World Literature I, WRC, Summer Session A, 2008 | Dr. Gerald R. Lucas | litmuse.net/worldlit1
There are three major requirements for World Literature I, each of which must besuccessfully completed to pass the course. Assignments are weighted on a pointsystem, depending on their importance. Forexample, a reading quiz might have 10points while the ﬁnal exam might have 200.
A ﬁnal cumulative exam will be given thatwill test your knowledge of the subjectmatter (texts, lecture material, and vocabulary), your ability to synthesize thismaterial, and your creativity in going beyond the discussion and lecture materials.The ﬁnal exam will include vocabulary,identiﬁcation, and interpretation. All examgrades will be based upon objectiveknowledge of the material, thoroughness,depth of insight, precision, and originality.
For all of the major works we study in thisclass, you are required to respond in writing.In most cases, these responses will bewritten in an online forum during the classperiod, so the entire class can beneﬁt fromreading your thoughts. The forum will alsogive you a chance to respond to others’ideas. Your writing in the forum should totalat least 350 words.The purpose of these responses is toget you thinking about issues covered in theworks that are important to you. You shouldreﬂect on how these works relate to otherworks we discuss in class, literature you haveread previously, and/or your own daily life. All entries should be thoughtful, refer tospeciﬁc portions of the text on which you'rewriting, and use the critical vocabulary thatwe have introduced in class.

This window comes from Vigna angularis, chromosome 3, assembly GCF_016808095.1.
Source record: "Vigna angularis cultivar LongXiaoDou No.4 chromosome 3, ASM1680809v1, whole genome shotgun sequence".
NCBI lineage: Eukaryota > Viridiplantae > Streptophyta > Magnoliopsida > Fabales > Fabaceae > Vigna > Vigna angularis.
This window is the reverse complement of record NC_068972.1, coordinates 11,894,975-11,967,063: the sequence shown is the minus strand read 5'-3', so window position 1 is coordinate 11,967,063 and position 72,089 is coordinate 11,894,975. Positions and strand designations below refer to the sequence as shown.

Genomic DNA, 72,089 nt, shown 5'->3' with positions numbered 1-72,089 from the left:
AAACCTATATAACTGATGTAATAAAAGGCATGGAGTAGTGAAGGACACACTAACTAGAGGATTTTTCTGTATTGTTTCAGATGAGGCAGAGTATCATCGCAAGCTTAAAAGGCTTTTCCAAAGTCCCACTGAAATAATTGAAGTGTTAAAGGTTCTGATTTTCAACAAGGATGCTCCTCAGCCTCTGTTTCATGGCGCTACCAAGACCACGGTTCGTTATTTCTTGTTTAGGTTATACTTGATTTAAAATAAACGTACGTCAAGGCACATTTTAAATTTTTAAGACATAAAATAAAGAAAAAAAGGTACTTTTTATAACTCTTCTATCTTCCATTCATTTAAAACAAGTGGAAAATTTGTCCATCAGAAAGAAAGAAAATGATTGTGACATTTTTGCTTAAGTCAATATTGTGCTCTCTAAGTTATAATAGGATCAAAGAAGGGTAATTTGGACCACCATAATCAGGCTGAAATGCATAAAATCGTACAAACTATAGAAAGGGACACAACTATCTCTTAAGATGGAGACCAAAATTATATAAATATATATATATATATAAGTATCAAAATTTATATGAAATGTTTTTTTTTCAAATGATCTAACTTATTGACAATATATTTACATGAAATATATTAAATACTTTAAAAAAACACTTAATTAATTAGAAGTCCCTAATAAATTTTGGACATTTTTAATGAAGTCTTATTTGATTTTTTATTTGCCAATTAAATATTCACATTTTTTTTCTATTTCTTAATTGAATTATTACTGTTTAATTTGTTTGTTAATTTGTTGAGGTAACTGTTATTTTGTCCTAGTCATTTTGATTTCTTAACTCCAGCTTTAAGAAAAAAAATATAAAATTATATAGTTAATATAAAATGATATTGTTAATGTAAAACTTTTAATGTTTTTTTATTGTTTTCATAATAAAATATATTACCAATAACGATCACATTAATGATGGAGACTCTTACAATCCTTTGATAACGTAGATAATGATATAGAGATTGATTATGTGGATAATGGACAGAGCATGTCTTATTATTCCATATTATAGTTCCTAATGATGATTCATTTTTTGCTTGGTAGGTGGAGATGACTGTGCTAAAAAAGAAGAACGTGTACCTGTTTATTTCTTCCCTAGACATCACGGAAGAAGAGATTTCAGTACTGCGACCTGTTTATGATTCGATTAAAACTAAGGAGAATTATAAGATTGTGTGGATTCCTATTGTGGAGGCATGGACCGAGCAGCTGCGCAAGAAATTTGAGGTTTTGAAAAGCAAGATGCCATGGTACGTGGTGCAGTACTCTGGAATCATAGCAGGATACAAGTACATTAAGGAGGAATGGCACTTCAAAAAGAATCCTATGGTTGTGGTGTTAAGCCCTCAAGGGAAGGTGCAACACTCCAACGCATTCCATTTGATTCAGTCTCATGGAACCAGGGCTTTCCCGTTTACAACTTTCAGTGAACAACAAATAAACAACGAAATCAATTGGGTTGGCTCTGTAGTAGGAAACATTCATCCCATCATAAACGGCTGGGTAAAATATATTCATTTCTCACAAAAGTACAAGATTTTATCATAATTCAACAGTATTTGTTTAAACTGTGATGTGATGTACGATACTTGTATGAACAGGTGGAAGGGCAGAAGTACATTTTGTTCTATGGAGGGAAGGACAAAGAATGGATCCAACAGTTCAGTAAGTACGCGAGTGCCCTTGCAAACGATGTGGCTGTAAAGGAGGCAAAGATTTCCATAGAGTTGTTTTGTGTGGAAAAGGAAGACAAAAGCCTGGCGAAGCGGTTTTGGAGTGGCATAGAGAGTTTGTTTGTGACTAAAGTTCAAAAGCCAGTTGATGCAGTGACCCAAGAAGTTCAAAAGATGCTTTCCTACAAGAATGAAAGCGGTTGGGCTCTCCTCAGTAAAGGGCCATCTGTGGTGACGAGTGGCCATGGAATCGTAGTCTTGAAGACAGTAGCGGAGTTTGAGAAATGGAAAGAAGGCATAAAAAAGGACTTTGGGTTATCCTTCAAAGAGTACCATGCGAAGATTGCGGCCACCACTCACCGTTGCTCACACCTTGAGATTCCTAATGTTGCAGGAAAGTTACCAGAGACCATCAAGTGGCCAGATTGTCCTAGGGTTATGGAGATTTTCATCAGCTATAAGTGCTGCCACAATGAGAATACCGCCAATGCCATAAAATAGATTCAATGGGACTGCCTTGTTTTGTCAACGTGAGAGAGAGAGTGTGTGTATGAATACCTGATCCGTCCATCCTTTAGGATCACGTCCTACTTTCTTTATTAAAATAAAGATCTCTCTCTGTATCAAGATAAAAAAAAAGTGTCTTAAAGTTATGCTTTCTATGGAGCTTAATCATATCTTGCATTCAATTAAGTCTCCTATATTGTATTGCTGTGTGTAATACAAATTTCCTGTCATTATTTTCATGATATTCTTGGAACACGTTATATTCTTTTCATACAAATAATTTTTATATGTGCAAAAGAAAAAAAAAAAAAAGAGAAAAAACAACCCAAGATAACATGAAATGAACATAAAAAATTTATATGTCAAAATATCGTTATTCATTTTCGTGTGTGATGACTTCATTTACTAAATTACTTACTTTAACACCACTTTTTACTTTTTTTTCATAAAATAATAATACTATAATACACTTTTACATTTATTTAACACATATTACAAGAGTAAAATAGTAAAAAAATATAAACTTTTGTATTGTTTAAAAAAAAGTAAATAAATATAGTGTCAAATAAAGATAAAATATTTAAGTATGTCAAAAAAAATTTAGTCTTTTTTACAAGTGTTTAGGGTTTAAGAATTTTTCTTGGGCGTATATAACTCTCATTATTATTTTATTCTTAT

Regular class attendance, question posing,and active participation inclassroom discussions arerequired. Participation, effort,and attitude will countsigniﬁcantly in this course.Quizzes, other class activities,and homework assignmentsnot explicitly outlined abovewill be considered daily work.
Every class will follow a similarprocedure, beginning promptly at the startof class:1.Attendance — If you come in late, it is your responsibility to ask me to mark you present. Remember, two tardiescount as an absence.2.Reading Quiz — Since reading is suchan important component of thiscourse, you should expect a quiz forevery assigned reading. These quizzesare designed to test factual aspects of the text, not interpretation orevaluation. Read every text carefullyand take reading notes — characternames, general plot, important items,etc. — and the quizzes will be noproblem.3.Posing Questions — As you read eachassigned text, consider aspects of thetext that are confusing or unclear. When you ﬁnish reading, write down at
A ﬁnal cumulativeexam will be giventhat will test yourknowledge of thesubject matter, yourability to synthesizethis material, and your creativity ingoing beyond thediscussion andlecture materials.
Course Requirements & Process
Oedipus RexContinued on page 5